Kobe Bryant

Before Kobe Bryant rocketed to international stardom as a five-time NBA champion and two-time Olympic gold medalist, he was an on-the-rise high school basketball player who Adidas had the foresight to sign an endorsement deal.

While NBA players paid tribute to Bryant, who was killed in a helicopter crash Sunday, on social media, former Adidas America president and chief executive officer Steve Wynne spoke of his athleticism and unwavering presence in an interview with WWD. He credited the company’s “basketball guru” Sonny Vaccaro for recognizing Bryant’s big-time potential. Wynne said, “He told us when Kobe was in one of our camps at the age of 15 or 16, ‘This kid is going to be one of the best players ever.’”

Recalling how Bryant was in his final semester in high school when Adidas inked a deal with him in 1996, Wynne said, “When I finally met Kobe, you realized the basketball talent was there. When people like Sonny make statements like that, you know that it is self-evident. But what was most impressive about him was his presence. This was a really smart, very thoughtful and very dedicated individual. He had a presence unlike any 18-year-old that I had ever met. You just felt the drive and the determination and the willingness to do what he had to do to succeed. When you pair that with the talent that people like Sonny said he had, you knew that the combination was overwhelming.

“His drive was so evident that anyone who spent 10 or 15 minutes with him, could feel it,” the former Adidas executive said. Having grown up for the most part in Europe [in Italy where his retired NBAer father played out the end of his basketball career], Bryant spoke several languages and was much more worldly than other young athletes, Wynne said. “He had a lot of options in life. He clearly was smart. He demonstrated that after he retired from basketball — how he could succeed at a whole bunch of things if he put his mind to it,” he said.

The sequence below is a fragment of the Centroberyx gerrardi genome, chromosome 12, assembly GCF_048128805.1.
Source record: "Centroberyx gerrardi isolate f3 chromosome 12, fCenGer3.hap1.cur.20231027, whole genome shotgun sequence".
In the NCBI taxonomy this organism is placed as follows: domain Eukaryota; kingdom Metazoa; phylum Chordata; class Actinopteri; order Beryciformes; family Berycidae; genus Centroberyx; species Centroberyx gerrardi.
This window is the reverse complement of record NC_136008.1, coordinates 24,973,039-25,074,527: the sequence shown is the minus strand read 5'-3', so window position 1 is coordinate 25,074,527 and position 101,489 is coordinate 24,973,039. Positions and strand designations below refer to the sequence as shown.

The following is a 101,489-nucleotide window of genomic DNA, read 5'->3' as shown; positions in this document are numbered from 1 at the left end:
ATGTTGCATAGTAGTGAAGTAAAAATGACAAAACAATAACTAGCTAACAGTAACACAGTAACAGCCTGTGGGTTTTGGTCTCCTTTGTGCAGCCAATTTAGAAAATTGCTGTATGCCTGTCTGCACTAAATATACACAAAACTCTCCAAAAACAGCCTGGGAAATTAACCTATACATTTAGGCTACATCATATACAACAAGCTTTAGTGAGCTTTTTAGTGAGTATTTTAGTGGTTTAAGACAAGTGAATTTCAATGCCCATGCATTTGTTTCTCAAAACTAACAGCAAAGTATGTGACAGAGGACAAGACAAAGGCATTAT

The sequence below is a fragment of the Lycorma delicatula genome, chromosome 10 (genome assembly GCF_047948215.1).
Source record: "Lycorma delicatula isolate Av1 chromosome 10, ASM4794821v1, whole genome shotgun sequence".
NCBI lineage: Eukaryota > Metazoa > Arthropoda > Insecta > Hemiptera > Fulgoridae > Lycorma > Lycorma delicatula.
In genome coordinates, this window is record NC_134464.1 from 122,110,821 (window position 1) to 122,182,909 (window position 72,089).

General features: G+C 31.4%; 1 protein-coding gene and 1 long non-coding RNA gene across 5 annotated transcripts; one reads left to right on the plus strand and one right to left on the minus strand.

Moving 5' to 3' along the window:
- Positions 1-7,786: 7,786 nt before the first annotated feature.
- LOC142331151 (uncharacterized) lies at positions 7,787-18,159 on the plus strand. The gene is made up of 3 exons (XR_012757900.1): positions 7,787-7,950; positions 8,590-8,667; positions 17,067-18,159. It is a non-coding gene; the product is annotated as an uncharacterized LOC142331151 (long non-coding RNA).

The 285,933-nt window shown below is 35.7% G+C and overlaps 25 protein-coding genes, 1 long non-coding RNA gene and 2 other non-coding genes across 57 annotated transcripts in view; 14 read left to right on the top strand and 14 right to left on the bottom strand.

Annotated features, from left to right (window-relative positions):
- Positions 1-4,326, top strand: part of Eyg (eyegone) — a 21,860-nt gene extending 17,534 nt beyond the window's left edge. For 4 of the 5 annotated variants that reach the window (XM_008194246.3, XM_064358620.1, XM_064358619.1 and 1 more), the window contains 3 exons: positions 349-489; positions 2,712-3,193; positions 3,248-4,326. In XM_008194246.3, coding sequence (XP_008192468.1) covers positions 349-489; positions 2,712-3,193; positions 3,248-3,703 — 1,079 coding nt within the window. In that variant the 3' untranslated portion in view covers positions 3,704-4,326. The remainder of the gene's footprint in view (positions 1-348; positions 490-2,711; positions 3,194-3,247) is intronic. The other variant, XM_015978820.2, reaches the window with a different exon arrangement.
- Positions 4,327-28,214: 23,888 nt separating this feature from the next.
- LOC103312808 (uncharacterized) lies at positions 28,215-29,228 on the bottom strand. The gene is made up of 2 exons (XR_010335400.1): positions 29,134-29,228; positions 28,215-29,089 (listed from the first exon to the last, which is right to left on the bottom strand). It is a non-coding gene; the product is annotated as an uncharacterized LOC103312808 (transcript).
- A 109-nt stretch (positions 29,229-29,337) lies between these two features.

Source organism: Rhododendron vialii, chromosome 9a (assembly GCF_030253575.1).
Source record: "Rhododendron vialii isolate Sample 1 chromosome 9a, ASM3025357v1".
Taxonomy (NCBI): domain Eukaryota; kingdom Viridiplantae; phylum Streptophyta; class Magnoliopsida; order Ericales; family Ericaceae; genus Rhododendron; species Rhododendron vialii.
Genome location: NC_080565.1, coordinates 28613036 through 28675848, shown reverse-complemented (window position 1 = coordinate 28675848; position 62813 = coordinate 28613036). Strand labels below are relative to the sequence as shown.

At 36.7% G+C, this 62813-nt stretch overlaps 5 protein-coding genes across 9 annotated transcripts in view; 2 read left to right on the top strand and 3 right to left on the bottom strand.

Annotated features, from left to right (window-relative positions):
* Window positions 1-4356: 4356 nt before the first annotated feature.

While Adidas executives had complete confidence in Vaccaro’s evaluation of Bryant, others were more skeptical. Remembering how Bryant’s high-profile deal was unveiled at a New York City press conference, Wynne said, “We took a beating from the New York sports media about him being so young and why were we spending so much money on somebody that way. I think there was a lot of skepticism about that. I was just so impressed by the way that he handled all that. Not that long after that, I was at one of the NBA playoff games and I sat with [former commissioner] David Stern. David said to me, ‘I only have one question for you — why Kobe Bryant?’ I said, ‘Well, I guess we’re all going to see.’ And I guess we all did.”

After Bryant signed with Adidas in 1996, it took him a few seasons to make that big of a mark on the NBA, the former Adidas America head noted. As a teenager, his parents sometimes visited the company’s Portland, Ore. offices with him. Adidas was struggling in the basketball category and was not much of a factor in the industry at that point, Wynne said. “We were looking for a player that we could build around. He not only had the skill set, but he got it. He got how the world worked.”

Bryant and Adidas parted ways in 2002, with the NBA star reportedly paying $8 million to get out of his contract. Before he nicknamed himself the “Black Mamba” and completed 20 seasons with the NBA, Bryant signed an endorsement deal with Nike. Wynne also praised Nike for the way that they handled Bryant as an endorsed athlete. “Nike did a great job with him — a better job than Adidas did in handling him. Nike did a really good job of profiling him. They helped build an image that was consistent with his,” Wynne said, adding that Bryant “was well-supported by Nike, during this whole problem he had in Denver,” (referring to sexual assault allegations against Bryant by a 19-year-old hotel employee in 2003, a case that was later settled out of court).

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